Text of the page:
After an Indianapolis gay man was severely beaten outside of a gay bar, a local television station is claiming that the Indianapolis Police Department will investigate the attack as a possible hate crime. Unfortunately, this report is nonsense wrapped in homophobia.
CBS affiliate WISH-TV 8 wrongly reports:
Indianapolis Metropolitan Police Department is investigating a vicious attack as a possible hate crime.
According to police, two men attacked a man after he left Varsity Lounge, a gay bar, on Halloween night. The bar is located on the 1500 block of North Pennsylvania Street.
The victim was still being treated in the intensive care unit as of Nov. 11. He's expected to go through rehabilitation.
Police say the investigation may turn into a hate crime because during the attack, the suspects did not take anything from the victim, but they called him several slurs. The FBI defines a hate crime as a bias criminal offense based on race, gender, religion, or sexual orientation.
Indiana is one of only five states that doesn't have a hate crimes law on the books. Neither local nor state police can investigate anything as a hate crime because there is no such thing in Indiana law. The only protections Hoosiers have against violence motivated by discrimination is in federal law.
For the FBI to step in, there has to be a violation of federal law. Did the suspect cross state lines? Did the suspect use a firearm during the crime? There are a few other reasons, but none of them give a local police department the ability to investigate a violent attack motivated by bias as a "hate crime" if there is no such law on the books.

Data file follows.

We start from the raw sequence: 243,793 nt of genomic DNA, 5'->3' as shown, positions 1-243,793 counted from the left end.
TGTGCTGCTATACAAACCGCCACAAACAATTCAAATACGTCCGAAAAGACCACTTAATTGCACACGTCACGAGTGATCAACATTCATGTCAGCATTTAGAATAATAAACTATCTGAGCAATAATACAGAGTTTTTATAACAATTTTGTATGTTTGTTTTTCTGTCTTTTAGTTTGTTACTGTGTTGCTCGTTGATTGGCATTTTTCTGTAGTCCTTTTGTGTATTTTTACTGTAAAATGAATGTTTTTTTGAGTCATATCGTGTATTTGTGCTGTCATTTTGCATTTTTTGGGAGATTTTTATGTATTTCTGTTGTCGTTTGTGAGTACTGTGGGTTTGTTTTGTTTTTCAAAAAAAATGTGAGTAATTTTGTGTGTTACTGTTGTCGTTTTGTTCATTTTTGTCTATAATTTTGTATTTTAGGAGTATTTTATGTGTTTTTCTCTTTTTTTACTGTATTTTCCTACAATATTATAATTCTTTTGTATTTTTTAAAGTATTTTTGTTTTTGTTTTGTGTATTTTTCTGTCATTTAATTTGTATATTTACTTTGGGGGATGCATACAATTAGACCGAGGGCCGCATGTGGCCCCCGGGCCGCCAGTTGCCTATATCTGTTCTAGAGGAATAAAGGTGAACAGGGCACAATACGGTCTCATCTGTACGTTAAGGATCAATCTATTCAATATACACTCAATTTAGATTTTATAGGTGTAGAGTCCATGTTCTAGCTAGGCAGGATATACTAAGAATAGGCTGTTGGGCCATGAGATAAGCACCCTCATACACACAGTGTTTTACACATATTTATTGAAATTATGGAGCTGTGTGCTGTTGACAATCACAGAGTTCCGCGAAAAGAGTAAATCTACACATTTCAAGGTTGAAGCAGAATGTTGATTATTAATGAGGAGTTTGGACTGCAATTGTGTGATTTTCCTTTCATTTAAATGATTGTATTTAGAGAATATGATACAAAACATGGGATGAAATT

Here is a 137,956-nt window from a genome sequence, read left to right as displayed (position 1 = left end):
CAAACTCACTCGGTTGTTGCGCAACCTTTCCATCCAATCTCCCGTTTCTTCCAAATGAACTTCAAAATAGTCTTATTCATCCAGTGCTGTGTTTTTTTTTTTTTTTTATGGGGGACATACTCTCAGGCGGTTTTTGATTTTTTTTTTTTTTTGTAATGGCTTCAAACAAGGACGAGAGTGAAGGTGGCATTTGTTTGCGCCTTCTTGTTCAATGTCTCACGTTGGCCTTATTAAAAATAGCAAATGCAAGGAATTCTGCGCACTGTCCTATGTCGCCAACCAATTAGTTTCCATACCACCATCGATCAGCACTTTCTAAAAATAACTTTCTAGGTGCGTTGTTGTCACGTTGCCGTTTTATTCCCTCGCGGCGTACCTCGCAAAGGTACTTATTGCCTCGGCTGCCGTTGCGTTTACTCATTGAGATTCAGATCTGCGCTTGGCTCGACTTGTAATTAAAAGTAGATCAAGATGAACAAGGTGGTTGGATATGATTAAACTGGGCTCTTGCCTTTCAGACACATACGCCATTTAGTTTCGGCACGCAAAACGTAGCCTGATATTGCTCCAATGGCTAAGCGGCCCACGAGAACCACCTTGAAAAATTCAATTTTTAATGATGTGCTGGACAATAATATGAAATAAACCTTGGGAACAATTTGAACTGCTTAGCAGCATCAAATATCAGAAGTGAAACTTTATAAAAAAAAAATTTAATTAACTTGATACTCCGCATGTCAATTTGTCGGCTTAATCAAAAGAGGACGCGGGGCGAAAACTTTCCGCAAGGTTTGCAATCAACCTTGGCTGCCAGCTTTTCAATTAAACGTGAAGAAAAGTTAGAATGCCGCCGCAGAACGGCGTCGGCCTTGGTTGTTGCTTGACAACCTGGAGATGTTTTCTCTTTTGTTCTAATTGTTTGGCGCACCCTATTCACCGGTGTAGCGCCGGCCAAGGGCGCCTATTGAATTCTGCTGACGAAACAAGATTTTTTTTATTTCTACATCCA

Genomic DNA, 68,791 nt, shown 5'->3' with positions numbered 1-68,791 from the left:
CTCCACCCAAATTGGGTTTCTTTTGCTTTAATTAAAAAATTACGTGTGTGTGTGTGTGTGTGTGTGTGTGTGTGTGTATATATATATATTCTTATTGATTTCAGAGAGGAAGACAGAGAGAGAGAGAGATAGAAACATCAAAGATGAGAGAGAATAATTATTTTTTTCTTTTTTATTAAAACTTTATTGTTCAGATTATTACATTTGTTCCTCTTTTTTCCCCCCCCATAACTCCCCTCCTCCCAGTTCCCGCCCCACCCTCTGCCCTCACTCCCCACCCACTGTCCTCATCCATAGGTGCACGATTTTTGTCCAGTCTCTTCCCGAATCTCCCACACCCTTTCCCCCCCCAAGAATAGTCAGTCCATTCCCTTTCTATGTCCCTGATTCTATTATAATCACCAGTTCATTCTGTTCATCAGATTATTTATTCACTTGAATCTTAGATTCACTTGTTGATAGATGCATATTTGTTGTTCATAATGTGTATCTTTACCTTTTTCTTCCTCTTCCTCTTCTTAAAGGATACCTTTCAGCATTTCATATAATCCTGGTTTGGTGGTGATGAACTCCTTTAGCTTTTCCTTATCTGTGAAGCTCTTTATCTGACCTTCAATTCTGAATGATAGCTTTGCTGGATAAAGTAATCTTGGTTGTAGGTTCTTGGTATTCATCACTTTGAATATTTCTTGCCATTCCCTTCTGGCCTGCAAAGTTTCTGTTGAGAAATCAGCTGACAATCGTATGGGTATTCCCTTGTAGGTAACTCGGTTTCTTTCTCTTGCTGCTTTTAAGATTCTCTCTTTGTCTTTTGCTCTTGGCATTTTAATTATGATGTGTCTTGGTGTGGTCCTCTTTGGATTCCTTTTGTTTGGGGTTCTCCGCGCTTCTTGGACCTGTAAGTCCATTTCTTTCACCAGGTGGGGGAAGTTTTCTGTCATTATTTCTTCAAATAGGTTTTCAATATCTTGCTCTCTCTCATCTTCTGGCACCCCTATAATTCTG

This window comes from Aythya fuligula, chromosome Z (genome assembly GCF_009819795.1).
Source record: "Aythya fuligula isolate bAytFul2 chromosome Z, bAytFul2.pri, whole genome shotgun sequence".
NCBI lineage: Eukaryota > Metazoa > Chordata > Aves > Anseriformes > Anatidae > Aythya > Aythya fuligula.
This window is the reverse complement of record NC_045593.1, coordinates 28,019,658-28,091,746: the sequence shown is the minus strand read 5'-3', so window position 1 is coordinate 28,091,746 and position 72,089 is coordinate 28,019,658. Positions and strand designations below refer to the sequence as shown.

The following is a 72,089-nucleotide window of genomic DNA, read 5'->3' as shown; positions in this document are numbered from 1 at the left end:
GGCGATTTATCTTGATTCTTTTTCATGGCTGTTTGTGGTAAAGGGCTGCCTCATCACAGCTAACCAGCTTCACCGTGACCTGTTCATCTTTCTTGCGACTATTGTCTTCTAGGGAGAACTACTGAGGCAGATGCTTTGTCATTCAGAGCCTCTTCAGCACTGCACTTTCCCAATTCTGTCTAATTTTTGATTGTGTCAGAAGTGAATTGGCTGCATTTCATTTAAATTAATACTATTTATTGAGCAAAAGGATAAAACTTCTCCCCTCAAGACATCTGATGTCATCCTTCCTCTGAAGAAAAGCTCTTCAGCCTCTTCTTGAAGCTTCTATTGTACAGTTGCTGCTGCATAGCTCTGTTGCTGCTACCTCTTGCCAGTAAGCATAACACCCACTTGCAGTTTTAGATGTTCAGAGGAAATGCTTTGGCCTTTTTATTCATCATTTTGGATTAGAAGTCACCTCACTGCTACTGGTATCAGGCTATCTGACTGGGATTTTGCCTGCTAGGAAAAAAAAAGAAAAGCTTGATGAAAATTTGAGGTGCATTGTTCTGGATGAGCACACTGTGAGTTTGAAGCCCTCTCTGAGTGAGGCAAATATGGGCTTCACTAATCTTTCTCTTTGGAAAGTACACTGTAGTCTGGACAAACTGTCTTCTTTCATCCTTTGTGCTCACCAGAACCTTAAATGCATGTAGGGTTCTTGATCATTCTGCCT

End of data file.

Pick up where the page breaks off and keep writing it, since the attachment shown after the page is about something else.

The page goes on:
The FBI can choose to investigate the crime and possibly forward their results on to the Department of Justice for further action, but no prosecutor in the state of Indiana can file hate crimes charges.
Indiana has no protections in place for LGBT citizens. Neither hate crimes legislation nor any sort of employment, housing, or public accommodations protections have been debated on the floor of either chamber of the state legislature.
The only time LGBT issues have been debated at the Statehouse has been to pass a law banning same-sex marriage, repeatedly push a potential amendment to the state constitution to double ban marriage equality and civil unions, and to attempt to yank a vanity license plate permit given to an LGBT youth group.
There are no openly LGBT lawmakers in the Indiana legislature.
Hoosier lawmakers will decide during the upcoming session on whether or not to advance the proposed constitutional amendment. If it passes this year, the amendment would be put to referendum in November of 2014. As the rest of the country moves forward in recognizing marriage equality and courts around the country are striking down anti-marriage laws, if Indiana's bill goes forward it will be the last amendment attempted in the United States.
WISH-TV should correct their reporting immediately to truly reflect the lack of protections for LGBT people in Indiana.